Why do our brains flip what we see?

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i’ve heard that because of the way light works, our eyes actually perceive images upside down and our brain works to correct this.

but why does our brain even do this? why not just make the flipped image the normal way we see? if we grow up with ‘upside down’ vision, wouldn’t we just adapt like those born with abnormal senses? shouldn’t leaving visuals undoctored just cut out some unnecessary work for our brain?

In: Biology

You’re both right. The flipping is a consequence of your eye’s lens refracting the light and it being projected past the point where refraction hits its zero scale. The brain interprets this signal pretty directly, there aren’t neurons “flipping” anything, but your brain is interpreting an image where down is basically up.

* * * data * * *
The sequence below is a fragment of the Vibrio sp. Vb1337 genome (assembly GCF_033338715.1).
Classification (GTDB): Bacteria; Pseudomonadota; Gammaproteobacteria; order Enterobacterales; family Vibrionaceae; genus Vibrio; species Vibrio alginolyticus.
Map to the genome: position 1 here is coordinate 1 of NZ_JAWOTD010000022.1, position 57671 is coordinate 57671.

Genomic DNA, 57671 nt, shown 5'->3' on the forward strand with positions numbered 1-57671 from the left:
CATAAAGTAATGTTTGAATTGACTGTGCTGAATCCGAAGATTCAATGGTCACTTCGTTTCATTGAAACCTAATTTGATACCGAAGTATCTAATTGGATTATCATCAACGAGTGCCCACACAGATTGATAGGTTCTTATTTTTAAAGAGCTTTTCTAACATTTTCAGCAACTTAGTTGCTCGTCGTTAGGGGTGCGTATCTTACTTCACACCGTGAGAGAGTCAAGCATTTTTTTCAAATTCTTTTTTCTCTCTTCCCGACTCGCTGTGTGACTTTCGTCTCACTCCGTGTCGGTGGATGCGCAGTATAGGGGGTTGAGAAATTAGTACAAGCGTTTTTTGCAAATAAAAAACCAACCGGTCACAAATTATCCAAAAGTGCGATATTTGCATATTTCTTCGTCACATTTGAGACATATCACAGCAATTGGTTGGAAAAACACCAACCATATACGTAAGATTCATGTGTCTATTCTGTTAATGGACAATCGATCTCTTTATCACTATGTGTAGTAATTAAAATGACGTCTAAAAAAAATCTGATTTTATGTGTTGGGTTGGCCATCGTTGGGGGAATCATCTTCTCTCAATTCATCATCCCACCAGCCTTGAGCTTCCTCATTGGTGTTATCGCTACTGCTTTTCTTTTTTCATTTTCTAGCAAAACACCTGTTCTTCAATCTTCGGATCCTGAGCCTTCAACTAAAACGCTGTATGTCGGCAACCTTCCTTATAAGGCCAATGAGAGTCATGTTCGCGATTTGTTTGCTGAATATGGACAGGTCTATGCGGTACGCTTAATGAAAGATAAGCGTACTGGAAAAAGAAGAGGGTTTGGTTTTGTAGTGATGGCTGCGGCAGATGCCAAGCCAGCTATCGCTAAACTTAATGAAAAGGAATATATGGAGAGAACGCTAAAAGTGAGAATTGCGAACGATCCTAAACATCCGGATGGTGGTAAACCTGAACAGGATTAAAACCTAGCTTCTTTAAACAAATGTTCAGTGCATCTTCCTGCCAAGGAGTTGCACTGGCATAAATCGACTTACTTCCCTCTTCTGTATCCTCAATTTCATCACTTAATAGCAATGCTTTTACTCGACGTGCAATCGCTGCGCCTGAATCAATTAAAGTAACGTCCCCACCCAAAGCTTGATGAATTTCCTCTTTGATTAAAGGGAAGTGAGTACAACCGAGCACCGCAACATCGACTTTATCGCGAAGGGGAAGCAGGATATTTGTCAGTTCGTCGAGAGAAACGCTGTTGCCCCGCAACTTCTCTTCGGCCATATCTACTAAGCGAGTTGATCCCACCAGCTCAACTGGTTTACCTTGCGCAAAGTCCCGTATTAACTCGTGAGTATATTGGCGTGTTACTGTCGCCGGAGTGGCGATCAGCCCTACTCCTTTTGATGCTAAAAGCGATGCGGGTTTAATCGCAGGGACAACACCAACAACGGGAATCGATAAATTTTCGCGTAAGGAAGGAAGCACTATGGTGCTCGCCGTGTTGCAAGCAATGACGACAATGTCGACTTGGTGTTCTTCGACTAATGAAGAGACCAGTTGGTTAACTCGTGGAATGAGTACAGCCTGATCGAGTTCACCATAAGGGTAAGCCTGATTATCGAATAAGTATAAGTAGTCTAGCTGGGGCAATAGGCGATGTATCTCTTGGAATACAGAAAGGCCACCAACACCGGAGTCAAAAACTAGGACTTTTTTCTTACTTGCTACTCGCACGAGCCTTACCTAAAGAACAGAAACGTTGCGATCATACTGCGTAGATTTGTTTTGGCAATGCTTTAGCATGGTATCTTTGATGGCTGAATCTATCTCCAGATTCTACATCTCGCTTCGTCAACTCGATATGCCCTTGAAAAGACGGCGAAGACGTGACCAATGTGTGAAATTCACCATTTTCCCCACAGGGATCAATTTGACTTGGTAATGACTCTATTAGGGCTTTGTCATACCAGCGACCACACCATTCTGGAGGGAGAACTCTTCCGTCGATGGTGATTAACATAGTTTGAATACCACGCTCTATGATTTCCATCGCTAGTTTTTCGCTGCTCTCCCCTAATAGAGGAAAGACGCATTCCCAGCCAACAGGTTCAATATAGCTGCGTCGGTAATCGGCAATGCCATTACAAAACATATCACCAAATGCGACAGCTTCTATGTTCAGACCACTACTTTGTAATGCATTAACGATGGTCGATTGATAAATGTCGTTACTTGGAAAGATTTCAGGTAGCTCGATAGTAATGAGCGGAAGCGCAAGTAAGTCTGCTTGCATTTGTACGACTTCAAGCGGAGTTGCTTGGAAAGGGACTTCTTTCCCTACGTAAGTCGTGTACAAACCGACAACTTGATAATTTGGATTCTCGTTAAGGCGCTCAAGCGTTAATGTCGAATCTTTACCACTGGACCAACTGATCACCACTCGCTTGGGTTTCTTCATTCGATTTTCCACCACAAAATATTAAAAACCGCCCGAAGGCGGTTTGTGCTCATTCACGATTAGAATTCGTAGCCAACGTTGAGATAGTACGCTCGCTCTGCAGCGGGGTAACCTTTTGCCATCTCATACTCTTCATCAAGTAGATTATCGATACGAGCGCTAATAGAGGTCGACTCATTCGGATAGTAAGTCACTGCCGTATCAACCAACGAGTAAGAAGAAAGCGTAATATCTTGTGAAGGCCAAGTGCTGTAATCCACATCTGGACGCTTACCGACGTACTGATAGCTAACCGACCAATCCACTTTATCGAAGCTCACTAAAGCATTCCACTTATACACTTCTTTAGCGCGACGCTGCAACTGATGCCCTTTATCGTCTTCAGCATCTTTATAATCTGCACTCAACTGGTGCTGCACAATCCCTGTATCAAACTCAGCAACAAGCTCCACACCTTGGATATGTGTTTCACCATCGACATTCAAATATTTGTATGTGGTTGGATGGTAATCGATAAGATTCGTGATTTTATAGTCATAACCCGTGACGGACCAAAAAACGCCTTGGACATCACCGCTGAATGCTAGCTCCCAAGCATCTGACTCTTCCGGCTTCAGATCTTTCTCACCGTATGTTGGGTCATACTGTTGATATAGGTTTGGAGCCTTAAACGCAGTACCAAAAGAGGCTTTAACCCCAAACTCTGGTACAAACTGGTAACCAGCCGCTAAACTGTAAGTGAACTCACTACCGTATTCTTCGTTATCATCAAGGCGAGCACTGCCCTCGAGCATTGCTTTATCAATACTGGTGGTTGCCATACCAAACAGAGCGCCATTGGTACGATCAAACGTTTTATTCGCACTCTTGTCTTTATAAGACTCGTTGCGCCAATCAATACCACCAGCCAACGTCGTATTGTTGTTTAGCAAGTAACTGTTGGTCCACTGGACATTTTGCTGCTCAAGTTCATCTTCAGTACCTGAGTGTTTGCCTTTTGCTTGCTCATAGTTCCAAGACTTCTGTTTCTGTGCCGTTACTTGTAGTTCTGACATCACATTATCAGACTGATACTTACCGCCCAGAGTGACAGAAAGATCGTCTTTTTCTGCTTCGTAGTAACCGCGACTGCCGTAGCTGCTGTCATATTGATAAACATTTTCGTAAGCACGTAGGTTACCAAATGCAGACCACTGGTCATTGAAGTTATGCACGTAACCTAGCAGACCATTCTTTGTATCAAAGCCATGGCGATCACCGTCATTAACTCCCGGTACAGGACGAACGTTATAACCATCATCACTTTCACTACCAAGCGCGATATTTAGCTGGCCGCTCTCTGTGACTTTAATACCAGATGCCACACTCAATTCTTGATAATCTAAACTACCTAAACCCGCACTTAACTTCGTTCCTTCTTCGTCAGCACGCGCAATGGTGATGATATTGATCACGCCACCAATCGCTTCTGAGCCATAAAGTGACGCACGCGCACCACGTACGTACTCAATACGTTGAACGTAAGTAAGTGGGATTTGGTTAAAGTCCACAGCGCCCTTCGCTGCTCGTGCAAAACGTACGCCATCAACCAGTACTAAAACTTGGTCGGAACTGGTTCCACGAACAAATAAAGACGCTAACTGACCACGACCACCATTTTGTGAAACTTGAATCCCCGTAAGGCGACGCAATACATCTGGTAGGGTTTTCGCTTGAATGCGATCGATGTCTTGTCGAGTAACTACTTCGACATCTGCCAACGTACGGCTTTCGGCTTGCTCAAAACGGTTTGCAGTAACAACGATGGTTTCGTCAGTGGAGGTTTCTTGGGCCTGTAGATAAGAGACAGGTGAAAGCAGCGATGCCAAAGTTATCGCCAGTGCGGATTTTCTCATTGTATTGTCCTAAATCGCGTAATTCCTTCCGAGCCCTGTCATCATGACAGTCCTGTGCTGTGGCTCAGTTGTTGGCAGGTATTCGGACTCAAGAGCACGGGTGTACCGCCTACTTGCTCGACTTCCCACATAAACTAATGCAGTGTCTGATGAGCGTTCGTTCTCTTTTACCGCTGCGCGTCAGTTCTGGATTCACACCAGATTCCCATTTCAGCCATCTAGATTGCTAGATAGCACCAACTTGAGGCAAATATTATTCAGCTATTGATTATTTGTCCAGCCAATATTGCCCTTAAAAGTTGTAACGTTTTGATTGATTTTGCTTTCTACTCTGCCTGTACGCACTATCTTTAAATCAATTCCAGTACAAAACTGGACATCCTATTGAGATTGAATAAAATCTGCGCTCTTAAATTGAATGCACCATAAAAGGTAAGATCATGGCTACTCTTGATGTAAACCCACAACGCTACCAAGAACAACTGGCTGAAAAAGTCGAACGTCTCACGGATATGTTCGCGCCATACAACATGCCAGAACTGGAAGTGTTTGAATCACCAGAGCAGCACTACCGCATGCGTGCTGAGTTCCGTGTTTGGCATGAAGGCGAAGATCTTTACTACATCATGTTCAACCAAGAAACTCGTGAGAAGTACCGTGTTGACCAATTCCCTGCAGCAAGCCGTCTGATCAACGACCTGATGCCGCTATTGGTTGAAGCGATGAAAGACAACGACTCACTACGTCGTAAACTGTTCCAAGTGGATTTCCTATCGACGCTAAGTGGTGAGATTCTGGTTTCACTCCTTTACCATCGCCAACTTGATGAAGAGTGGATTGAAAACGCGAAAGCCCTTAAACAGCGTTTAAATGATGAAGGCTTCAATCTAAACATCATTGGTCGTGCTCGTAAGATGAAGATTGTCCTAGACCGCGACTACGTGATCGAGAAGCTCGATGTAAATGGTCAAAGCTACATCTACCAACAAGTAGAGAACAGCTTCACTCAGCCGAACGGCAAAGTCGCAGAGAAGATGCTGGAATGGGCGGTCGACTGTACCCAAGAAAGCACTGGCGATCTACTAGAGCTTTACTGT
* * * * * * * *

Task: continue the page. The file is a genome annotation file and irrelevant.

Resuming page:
Experiment has shown that if you pre-reverse the image using glasses, [the brain adjusts in a handful of days](https://www.theguardian.com/education/2012/nov/12/improbable-research-seeing-upside-down). It even works with a mirror image where left and right are reversed.

It thus shows the brain can handle whatever image — flipped or not — that’s thrown at it, and mentally maps what’s physically low-right to the lowest and rightmost part of the image we end up “seeing”.

So that flipping is not hardwired, it’s just an interpretation of our brain; just like hearing something louder in your right ear makes you interpret the sound source from coming from your right, and if you flipped your ears you’d eventually adjust and perceive a louder sound in your left ear as coming from the right.

So your confusion comes because you are imagining, perhaps unwittingly, a place in the brain where everything “comes back together” after the photons are converted to nerve impulses in the eye. If that was the case then you would need to flip the image, like you imagine.